There has been an increase in discussion and questions regarding escort training and various issues that are associated with this dangerous task. One item of discussion continues to haunt me; too many motor officers speak of “high speed escorts.” I’m currently in my twenty-ninth year of law enforcement with twenty-two years associated with Police motorcycle operation and training and I’m unable to provide a definition of “high speed escorts.” But even if I could provide that definition, arriving at the justification to approve or participate in one would be a true challenge.
If you have a definition of a high speed escort and it’s written into your agency policy please contact me and provide that level of knowledge.
Being a police motorcycle officer (PMO) is a risky job but there is absolutely no reason to take unnecessary chances and traveling at over 100 MPH is taking that chance! You could be the most proficient police motorcycle rider today, but you cannot control the movements of other vehicles or the roadway design and engineering.
Do you have documented escort training at over 100 mph?
Webster’s dictionary defines the term RISK as “possibility of loss or injury – someone or something that creates or suggests a hazard”.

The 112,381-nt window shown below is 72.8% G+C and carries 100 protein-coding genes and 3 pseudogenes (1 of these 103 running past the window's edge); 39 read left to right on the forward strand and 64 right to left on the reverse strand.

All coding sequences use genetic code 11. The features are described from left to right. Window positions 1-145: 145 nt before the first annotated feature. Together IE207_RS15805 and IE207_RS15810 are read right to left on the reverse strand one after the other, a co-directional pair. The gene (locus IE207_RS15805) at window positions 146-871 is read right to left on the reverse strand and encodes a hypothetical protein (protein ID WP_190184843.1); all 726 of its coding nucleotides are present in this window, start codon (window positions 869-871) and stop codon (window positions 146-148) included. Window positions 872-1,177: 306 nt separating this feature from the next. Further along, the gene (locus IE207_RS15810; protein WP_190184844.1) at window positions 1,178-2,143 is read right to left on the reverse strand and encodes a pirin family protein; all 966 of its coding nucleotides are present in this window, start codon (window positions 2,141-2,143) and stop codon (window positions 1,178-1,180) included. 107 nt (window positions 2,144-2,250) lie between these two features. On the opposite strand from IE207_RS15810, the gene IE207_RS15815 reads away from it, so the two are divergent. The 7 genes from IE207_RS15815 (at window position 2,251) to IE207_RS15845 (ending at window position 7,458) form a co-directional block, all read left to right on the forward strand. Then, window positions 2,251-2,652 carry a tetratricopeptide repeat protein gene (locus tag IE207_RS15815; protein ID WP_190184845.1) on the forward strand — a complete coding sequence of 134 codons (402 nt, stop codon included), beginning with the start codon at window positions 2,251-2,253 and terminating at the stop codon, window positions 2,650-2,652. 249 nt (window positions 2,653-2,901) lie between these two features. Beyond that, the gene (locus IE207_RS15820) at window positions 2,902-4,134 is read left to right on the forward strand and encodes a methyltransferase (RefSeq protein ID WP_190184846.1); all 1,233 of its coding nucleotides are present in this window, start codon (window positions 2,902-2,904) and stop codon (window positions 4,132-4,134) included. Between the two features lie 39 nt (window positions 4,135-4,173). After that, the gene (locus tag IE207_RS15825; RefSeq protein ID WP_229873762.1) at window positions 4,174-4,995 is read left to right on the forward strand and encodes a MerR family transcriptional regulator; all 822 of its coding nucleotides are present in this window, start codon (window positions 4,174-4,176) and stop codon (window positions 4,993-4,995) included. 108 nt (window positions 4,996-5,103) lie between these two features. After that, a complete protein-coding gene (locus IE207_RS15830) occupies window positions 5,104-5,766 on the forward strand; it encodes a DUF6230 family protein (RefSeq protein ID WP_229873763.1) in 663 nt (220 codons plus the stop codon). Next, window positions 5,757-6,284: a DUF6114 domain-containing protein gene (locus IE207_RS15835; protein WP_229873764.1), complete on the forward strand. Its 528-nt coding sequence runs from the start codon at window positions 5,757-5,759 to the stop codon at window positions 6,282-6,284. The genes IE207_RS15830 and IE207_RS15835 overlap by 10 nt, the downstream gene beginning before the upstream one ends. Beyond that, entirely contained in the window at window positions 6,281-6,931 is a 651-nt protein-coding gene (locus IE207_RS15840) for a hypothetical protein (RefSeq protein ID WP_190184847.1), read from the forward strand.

If PMO’s already have the possibility of injury or death then why would anyone wish to increate those odds and take that chance. Are there exceptions to every rule, of course responding to an officer down call or an active shooter situation are two prime examples, but not while conducting an escort for someone who is or believes that they are special.
Research the officer down memorial page and take a look at how many PMO’s have lost their life while conducting a funeral escort. What was the hurry?
For the motorcycle supervisors and the motorcycle instructors you have three obligations when planning and preparing for an escort and preparing your PMO’s for street survival.
1- Prevention of injury for the motor officers
2- Planning of the escort for a safe movement
3- Practice the escort movements
I do not believe any supervisor/instructor can prevent an accident from occurring because there are too many items that are out of our control. However we can attempt to achieve prevention by educating and training our personnel in the safe operation of the motorcycle.
This obligation is of extreme importance. Planning includes having an agency policy on escorts, a policy is designed to tell employees what they can and cannot do. Planning includes having a unit procedure in place (SOP) this SOP tells the members how to perform a certain task.
Planning includes having a lesson plan on escorts that will cover all levels of communication, planning and procedures. The lesson plan is your blue print for success and you must have documentation that your motor officers have been trained in escort procedures. If anything goes wrong and a PMO is hurt one of the first items that will be subpoenaed will be the training documents.
Using the most expensive paper to print your policy and procedures, using colorful diagrams in your lesson plan is very nice however unless you allow your PMO’s to practice the escort it holds little value.